The immensely popular Big Little Lies by Liane Moriarty is also a good option here. Both novels deal with a crime, secrets, and lies and tell the story through the lens of marriage and from multiple angles.  Both novels are also more complicated than they seem on first glance and are set in suburbia [and include details and issues specific to that setting].

My outside the box suggestion is by a male author-- The Last Child by John Hart. Both novels follow a missing child story, but it is the unique story telling perspective that will draw fans of one to the other.

Thursday, February 4, 2016

First Meeting of the ARRT Speculative Fiction Genre Study Is About to Begin...

As I have mentioned before, we have big plans for the two year ARRT Speculative Fiction Genre Study which begins today at 2pm.

Some of the changes that I am most excited about include:

  • All meeting notes will be made available to everyone who is reading this. While the meetings themselves are still only open to members, the ARRT Steering Committee voted to open the notes to all interested parties. This means that you can see what we are discussing and use it to help your patrons right away.
  • We are beginning with 4 intro sessions-- One overall intro and then three boot camp meetings, 1 for each of the genres [science fiction, fantasy, and horror].  In these boot camp meetings we will tackle the genres in general. That will be our Feb, April, June and August meetings.
  • We will NOT break up genres into subgenres; rather we will be using major “doorways” and appeal factors to talk about authors from all three genres at the same time.  The details of how this will work and why we are making this key change will be explained today in person and will appear in the notes.
  • Due to a member interest in incorporating resources throughout the study, we will present one resource each meeting and then discuss it at the next meeting. This way participants can use the resource in conjunction with what we learned.  This will also allow us to really focus on the specific benefits of each resource. First up will be Locus whose annual recommending reading list just came out. This is one of my favorite annual lists. Click here to see me talk about why it is such an important tool both for collection development AND for patron suggestions.

These changes make for an enhanced experience for both our members who join in person AND anyone out there who wants to run their own speculative fiction genre study but does not have the support to go at it alone.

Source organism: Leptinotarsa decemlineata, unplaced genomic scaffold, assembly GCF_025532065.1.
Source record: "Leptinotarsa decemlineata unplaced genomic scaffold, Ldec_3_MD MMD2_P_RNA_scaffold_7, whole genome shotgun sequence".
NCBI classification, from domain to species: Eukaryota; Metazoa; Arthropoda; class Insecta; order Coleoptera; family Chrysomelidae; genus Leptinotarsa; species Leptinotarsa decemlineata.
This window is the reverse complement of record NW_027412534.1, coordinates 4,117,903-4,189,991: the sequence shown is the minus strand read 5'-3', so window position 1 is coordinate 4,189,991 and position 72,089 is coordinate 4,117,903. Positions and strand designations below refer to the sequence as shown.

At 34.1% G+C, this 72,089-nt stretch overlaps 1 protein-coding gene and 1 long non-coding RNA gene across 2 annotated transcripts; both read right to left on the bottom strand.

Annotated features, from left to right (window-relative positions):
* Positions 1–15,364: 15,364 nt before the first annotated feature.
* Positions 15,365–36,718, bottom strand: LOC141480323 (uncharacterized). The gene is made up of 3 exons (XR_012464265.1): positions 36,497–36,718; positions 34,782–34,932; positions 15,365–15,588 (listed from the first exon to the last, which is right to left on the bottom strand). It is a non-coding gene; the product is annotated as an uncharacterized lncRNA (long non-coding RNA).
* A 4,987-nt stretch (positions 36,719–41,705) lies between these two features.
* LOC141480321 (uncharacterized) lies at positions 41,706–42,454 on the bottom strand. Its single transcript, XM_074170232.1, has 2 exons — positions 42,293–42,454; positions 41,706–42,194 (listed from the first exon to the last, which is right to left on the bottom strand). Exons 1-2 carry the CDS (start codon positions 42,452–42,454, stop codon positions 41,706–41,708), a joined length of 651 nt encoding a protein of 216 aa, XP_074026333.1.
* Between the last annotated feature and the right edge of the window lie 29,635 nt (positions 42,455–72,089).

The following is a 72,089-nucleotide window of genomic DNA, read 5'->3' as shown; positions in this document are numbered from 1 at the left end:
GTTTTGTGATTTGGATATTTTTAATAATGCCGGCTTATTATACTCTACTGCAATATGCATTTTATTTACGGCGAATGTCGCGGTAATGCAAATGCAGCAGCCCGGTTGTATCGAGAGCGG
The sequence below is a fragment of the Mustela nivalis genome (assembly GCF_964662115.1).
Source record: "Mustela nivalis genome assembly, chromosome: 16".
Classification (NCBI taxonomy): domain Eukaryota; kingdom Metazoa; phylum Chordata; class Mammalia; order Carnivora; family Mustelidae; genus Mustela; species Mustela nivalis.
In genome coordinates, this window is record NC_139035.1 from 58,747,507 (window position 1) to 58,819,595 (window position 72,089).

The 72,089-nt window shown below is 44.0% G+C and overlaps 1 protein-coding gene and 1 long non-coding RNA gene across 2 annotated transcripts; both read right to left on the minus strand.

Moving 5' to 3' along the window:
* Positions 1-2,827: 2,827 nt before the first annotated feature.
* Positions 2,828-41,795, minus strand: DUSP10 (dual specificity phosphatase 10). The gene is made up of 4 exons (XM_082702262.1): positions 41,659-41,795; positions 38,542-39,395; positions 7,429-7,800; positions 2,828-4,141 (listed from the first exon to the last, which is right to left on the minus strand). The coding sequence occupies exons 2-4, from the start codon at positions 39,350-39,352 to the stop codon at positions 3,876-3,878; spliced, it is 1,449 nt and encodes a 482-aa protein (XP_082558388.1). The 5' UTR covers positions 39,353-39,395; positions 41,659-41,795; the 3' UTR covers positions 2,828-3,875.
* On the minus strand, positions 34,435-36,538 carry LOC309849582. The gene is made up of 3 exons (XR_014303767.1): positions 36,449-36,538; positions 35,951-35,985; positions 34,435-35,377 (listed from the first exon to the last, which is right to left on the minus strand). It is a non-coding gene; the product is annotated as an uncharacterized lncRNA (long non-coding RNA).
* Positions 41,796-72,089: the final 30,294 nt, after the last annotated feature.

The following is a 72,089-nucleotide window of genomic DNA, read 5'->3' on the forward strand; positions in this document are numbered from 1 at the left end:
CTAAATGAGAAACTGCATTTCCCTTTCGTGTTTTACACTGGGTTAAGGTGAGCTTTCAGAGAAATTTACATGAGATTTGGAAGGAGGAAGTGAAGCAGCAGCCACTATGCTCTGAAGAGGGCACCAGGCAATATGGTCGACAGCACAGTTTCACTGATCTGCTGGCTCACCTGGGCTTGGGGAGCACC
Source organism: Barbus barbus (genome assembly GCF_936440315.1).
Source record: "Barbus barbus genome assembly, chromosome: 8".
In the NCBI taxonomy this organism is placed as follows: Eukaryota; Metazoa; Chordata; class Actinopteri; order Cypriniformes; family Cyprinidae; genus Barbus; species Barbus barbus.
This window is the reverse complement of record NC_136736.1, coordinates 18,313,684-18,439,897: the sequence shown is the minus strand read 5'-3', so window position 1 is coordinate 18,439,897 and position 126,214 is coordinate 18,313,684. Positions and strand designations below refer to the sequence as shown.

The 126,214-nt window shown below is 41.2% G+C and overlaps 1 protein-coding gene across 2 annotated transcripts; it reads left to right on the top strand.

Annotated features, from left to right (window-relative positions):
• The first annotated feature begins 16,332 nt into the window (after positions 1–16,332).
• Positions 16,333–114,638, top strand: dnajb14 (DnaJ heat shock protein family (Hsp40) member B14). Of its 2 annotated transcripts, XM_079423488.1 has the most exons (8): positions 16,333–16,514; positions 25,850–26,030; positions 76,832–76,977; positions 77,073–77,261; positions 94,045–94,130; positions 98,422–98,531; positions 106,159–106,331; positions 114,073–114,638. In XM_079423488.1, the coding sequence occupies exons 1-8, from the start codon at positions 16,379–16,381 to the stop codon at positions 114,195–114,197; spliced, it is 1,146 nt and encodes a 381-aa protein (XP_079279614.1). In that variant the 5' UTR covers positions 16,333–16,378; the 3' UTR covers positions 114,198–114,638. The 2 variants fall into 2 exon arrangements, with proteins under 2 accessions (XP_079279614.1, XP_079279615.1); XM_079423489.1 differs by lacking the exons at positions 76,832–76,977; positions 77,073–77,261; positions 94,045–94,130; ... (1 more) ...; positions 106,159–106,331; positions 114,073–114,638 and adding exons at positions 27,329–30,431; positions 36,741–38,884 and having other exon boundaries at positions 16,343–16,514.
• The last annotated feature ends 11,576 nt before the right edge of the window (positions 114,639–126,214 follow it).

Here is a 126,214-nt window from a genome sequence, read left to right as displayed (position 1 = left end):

When information is added to the ARRT website, such as the notes or new assignments, I will let you know here on RA for All.

Making the Distinction Between a Book You Love and a Book That You Love to Suggest

As I was planning out my week of posts here on RA for All, I noticed something interesting-- the week is bookended with glowing reviews, but I was struck by how my passion for these stories comes from two distinctly different places.  This is a dichotomy I would like to explore today because it illustrates some key issues involved with providing RA service, issues that I don’t think are discussed out in th open quite enough.

On Monday, I posted a review of Travelers Rest, a psychological suspense/horror hybrid that I personally loved AND felt needed more attention from library workers. This is a book that is not getting a big promotional blitz, but I think it should be book talked to a wide range of patrons.  Click here for the soundbite review which you are welcome to use to book talk this title, and for more on what type of readers should try this book.

On the other hand, tomorrow, I will have a review of a book that is going to be a sure bet suspense suggestion in every public library. I read it and thought it was very good for what it is, but it will not become one of my personal favorites. This is a book you can hand out with confidence to just about every reader looking for a “good read.” For this reason, you will see that my review will be just as “glowing” as the one I wrote on Monday, but this review will have a distinctly different tone as I will be focusing on how much patrons will love this book. And they will. Tomorrow’s book [which comes out next week] is going to be a huge hit.